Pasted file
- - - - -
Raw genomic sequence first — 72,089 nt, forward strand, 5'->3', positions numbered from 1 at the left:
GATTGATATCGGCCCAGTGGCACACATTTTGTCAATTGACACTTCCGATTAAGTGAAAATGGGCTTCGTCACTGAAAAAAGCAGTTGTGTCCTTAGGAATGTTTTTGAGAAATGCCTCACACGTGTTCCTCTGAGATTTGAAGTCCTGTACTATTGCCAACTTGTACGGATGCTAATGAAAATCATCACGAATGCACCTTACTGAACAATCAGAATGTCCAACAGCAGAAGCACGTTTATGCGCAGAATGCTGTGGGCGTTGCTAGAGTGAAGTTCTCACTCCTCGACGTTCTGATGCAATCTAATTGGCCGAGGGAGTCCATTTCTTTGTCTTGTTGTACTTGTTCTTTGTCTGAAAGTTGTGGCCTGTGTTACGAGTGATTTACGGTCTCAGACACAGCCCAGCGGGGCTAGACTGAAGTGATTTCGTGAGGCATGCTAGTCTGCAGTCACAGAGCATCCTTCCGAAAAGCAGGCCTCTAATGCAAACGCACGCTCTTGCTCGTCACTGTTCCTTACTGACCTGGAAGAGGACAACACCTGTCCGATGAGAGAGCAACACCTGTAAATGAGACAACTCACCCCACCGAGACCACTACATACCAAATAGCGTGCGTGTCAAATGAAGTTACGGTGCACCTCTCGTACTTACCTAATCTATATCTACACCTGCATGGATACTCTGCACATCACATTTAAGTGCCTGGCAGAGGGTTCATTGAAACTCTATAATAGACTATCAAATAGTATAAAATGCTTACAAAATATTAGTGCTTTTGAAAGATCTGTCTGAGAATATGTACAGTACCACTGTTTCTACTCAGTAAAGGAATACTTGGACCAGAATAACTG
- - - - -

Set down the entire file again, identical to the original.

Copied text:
Raw genomic sequence first — 72,089 nt, forward strand, 5'->3', positions numbered from 1 at the left:
GATTGATATCGGCCCAGTGGCACACATTTTGTCAATTGACACTTCCGATTAAGTGAAAATGGGCTTCGTCACTGAAAAAAGCAGTTGTGTCCTTAGGAATGTTTTTGAGAAATGCCTCACACGTGTTCCTCTGAGATTTGAAGTCCTGTACTATTGCCAACTTGTACGGATGCTAATGAAAATCATCACGAATGCACCTTACTGAACAATCAGAATGTCCAACAGCAGAAGCACGTTTATGCGCAGAATGCTGTGGGCGTTGCTAGAGTGAAGTTCTCACTCCTCGACGTTCTGATGCAATCTAATTGGCCGAGGGAGTCCATTTCTTTGTCTTGTTGTACTTGTTCTTTGTCTGAAAGTTGTGGCCTGTGTTACGAGTGATTTACGGTCTCAGACACAGCCCAGCGGGGCTAGACTGAAGTGATTTCGTGAGGCATGCTAGTCTGCAGTCACAGAGCATCCTTCCGAAAAGCAGGCCTCTAATGCAAACGCACGCTCTTGCTCGTCACTGTTCCTTACTGACCTGGAAGAGGACAACACCTGTCCGATGAGAGAGCAACACCTGTAAATGAGACAACTCACCCCACCGAGACCACTACATACCAAATAGCGTGCGTGTCAAATGAAGTTACGGTGCACCTCTCGTACTTACCTAATCTATATCTACACCTGCATGGATACTCTGCACATCACATTTAAGTGCCTGGCAGAGGGTTCATTGAAACTCTATAATAGACTATCAAATAGTATAAAATGCTTACAAAATATTAGTGCTTTTGAAAGATCTGTCTGAGAATATGTACAGTACCACTGTTTCTACTCAGTAAAGGAATACTTGGACCAGAATAACTG